UoM administered thesis: Phd

  • Authors:
  • Violeta Trendafilova


Cardiovascular disease is the biggest worldwide killer - it affects more than 7 million people in the UK alone, with hypertension being the most important risk factor for the development of heart failure. A particular branch of cardiovascular disease - cardiac conduction system dysfunction - remains poorly understood. Sinus node dysfunction is a pathology observed in the elderly, heart failure, myocardial infarction and athletes. In heart failure, sinus node dysfunction and bradyarrhythmic deaths are common. Therefore, it is of importance to identify key proteins involved in the biogenesis and development of sinus node disease. Calcium/calmodulin - dependent protein kinase II (CaMKII) is a kinase involved in normal cardiac function and plays a crucial role in pacemaking in the heart. However, CaMKII is also implicated in cardiac pathologies - it has involvement in arrhythmias, hypertrophy, cardiomyopathies and heart failure. In addition, when trapped in its constitutively activate state, CaMKII promotes sinus node dysfunction. The main aim of this study was to investigate the effect of CaMKII on hypertension and sinus node function (in particular, ion channel expression) in hypertensive heart disease. A second aim was to investigate the effect of CaMKII on sinus node bradycardia in athletic training. To address the aims, two animal models were used - an angiotensin II (ANGII)-induced hypertensive heart disease model and a swimming model of athletic training. In addition, the study incorporated AC3-I mice - genetically modified animals that have reduced CaMKII activity in the heart. In the hypertensive model, ANGII promoted 35% increase in systolic (from 119 mmHg to 160 mmHg) and 30% increase in diastolic (from 92 mmHg to 120 mmHg) blood pressure in wild type ANGII-treated animals. This increase in blood pressure was halved by CaMKII inhibition in AC3-I mice - systolic blood pressure was increased by only 15% (from 117 mmHg to 135 mmHg) and diastolic blood pressure was increased by only 17% (from 90 mmHg to 105 mmHg). The heart rate in the conscious mouse was unchanged in ANGII-treated animals (both wild type and AC3-I). However, the intrinsic heart rate measured in ex vivo sinus node preparations was decreased in wild type ANGII-treated animals (bradycardia of 17%). In the sinus node of wild type ANGII-treated animals, there was a significant downregulation in the mRNA level of two Ca2+ channels, Cav1.2 and Cav1.3, and this could be involved in the bradycardia. In AC3-I ANGII-treated animals, there was no downregulation of the Ca2+ channels and no bradycardia. In addition, oxidised CaMKII was increased in the sinus node of wild type ANGII-treated animals and not in the AC3-I mice indicating a positive benefit of CaMKII inhibition by AC3-I. In the animal model of athletic training, wild type mice developed bradycardia after three weeks of swimming. This response was reduced in AC3-I animals which suggests an involvement of CaMKII in the development of the sinus bradycardia. In conclusion, this study shows that ANGII produces hypertension and sinus node dysfunction accompanied by ion channel remodelling in the sinus node. Heart-specific inhibition of CaMKII reduces the hypertension and exerts a protective effect on the sinus node: it prevents the bradycardia and Ca2+ channel remodelling seen in ANGII-induced hypertension. This study shows a link between hypertension and sinus node function and a role for CaMKII in this.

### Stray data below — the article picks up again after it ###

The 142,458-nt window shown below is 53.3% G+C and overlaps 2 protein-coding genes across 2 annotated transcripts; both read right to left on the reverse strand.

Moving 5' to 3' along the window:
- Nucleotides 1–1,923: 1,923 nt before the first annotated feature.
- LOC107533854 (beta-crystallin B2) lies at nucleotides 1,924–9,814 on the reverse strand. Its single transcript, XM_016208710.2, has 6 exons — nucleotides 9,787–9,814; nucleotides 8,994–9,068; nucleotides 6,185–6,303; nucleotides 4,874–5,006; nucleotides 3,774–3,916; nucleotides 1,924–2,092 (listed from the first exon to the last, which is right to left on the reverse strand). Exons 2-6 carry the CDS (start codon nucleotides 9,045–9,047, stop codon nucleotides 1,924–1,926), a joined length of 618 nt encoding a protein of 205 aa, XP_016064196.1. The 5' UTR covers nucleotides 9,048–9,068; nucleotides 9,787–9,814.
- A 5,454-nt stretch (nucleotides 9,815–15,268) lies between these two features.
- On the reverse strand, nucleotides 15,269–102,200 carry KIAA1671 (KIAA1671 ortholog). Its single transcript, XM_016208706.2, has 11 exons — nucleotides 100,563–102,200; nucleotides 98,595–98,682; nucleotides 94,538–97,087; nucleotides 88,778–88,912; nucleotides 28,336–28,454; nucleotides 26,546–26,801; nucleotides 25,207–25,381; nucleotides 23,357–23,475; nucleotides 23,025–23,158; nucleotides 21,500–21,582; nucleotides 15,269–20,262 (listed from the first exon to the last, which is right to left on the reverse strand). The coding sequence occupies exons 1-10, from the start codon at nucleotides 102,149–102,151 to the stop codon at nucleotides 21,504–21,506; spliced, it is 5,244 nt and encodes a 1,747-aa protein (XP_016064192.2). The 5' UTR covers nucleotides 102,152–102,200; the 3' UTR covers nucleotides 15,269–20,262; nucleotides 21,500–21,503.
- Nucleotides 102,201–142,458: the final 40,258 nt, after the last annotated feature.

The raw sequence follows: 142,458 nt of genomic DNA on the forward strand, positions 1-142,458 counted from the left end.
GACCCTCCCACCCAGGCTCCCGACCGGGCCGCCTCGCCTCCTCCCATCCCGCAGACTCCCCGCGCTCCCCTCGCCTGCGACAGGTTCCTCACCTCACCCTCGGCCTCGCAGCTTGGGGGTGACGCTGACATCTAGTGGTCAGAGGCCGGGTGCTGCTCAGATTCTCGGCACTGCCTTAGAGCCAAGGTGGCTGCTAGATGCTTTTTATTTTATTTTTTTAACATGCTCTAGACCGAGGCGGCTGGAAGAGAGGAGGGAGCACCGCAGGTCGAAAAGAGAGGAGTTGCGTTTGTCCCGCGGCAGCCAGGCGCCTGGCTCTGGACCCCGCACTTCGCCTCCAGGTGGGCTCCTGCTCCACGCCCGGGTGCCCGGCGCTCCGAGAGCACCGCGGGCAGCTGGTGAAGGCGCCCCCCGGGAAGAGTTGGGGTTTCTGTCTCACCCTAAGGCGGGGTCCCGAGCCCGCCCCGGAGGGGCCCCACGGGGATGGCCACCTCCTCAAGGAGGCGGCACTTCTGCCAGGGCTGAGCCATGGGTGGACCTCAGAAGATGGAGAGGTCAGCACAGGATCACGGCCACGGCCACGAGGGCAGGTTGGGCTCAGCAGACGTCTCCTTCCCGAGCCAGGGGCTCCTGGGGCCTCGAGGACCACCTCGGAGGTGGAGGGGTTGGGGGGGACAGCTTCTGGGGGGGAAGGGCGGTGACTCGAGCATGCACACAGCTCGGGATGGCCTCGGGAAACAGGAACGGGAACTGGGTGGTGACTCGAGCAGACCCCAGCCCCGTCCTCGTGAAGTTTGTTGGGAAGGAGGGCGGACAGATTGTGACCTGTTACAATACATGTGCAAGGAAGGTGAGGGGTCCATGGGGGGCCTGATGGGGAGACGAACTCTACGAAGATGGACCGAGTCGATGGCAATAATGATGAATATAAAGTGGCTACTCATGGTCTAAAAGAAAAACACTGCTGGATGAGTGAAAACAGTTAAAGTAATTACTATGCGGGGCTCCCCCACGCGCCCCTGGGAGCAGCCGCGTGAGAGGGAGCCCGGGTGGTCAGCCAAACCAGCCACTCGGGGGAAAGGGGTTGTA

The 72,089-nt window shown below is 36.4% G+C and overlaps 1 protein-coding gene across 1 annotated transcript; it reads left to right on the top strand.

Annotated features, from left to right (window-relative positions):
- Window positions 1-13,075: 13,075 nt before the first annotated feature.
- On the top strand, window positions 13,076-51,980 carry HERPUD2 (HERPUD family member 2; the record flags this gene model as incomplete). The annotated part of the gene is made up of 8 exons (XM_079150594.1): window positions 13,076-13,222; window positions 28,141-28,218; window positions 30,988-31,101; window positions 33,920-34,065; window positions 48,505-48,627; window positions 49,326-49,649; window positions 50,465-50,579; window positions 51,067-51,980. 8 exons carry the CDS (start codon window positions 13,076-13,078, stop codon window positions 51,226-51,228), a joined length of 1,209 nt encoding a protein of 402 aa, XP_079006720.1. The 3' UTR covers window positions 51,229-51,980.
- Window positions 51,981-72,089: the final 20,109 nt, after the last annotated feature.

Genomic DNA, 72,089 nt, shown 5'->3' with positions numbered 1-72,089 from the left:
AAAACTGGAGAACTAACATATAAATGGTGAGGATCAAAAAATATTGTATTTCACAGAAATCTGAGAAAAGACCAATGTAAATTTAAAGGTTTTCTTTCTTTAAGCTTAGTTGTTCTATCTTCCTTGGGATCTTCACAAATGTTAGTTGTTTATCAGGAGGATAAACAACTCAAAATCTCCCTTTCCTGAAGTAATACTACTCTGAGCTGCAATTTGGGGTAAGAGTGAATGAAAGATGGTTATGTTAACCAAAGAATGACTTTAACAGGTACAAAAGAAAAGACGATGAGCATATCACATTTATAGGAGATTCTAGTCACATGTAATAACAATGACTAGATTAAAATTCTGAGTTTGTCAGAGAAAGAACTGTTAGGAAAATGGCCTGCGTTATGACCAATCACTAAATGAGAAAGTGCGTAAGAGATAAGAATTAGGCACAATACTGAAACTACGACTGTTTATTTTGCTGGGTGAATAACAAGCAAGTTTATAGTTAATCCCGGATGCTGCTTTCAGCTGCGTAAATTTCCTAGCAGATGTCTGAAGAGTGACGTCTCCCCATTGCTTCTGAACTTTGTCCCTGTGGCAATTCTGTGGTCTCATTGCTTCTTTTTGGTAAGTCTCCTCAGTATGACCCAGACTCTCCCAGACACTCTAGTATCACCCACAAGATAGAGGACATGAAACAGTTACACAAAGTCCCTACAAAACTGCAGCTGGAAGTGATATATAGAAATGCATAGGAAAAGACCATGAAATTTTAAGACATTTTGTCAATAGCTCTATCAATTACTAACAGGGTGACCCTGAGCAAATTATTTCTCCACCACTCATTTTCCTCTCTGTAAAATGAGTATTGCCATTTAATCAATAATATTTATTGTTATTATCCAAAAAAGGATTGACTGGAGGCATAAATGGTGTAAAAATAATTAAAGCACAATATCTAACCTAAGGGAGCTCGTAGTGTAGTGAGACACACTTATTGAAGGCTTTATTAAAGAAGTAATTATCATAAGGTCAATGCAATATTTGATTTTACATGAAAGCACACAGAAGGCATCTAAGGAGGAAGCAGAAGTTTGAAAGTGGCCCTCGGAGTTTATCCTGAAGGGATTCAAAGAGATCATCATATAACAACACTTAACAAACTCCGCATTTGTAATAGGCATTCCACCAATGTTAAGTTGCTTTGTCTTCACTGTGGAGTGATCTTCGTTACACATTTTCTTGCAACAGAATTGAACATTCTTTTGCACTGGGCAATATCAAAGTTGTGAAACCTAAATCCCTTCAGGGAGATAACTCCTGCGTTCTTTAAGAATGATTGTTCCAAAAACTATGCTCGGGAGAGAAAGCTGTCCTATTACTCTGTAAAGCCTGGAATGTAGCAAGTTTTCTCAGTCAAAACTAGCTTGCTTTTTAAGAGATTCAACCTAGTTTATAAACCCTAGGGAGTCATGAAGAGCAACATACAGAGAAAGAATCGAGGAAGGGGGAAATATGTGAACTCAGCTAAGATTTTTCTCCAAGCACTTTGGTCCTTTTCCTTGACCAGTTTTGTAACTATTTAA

Original languageEnglish
Awarding Institution
Award date1 Aug 2019